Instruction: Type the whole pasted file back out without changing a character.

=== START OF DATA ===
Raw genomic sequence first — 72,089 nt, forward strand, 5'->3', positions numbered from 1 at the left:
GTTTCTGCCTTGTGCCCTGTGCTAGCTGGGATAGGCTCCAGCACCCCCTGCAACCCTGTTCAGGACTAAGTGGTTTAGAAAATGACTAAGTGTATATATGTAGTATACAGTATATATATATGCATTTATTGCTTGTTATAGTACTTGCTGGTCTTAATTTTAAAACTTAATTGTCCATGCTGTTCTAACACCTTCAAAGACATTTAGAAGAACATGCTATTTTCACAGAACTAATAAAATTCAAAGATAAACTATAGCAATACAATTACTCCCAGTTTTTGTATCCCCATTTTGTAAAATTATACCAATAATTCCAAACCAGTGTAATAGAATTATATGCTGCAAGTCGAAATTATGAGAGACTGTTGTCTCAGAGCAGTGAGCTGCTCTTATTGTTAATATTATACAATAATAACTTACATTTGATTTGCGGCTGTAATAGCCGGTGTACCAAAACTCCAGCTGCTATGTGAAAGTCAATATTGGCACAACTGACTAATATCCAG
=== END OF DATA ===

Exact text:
Raw genomic sequence first — 72,089 nt, forward strand, 5'->3', positions numbered from 1 at the left:
GTTTCTGCCTTGTGCCCTGTGCTAGCTGGGATAGGCTCCAGCACCCCCTGCAACCCTGTTCAGGACTAAGTGGTTTAGAAAATGACTAAGTGTATATATGTAGTATACAGTATATATATATGCATTTATTGCTTGTTATAGTACTTGCTGGTCTTAATTTTAAAACTTAATTGTCCATGCTGTTCTAACACCTTCAAAGACATTTAGAAGAACATGCTATTTTCACAGAACTAATAAAATTCAAAGATAAACTATAGCAATACAATTACTCCCAGTTTTTGTATCCCCATTTTGTAAAATTATACCAATAATTCCAAACCAGTGTAATAGAATTATATGCTGCAAGTCGAAATTATGAGAGACTGTTGTCTCAGAGCAGTGAGCTGCTCTTATTGTTAATATTATACAATAATAACTTACATTTGATTTGCGGCTGTAATAGCCGGTGTACCAAAACTCCAGCTGCTATGTGAAAGTCAATATTGGCACAACTGACTAATATCCAG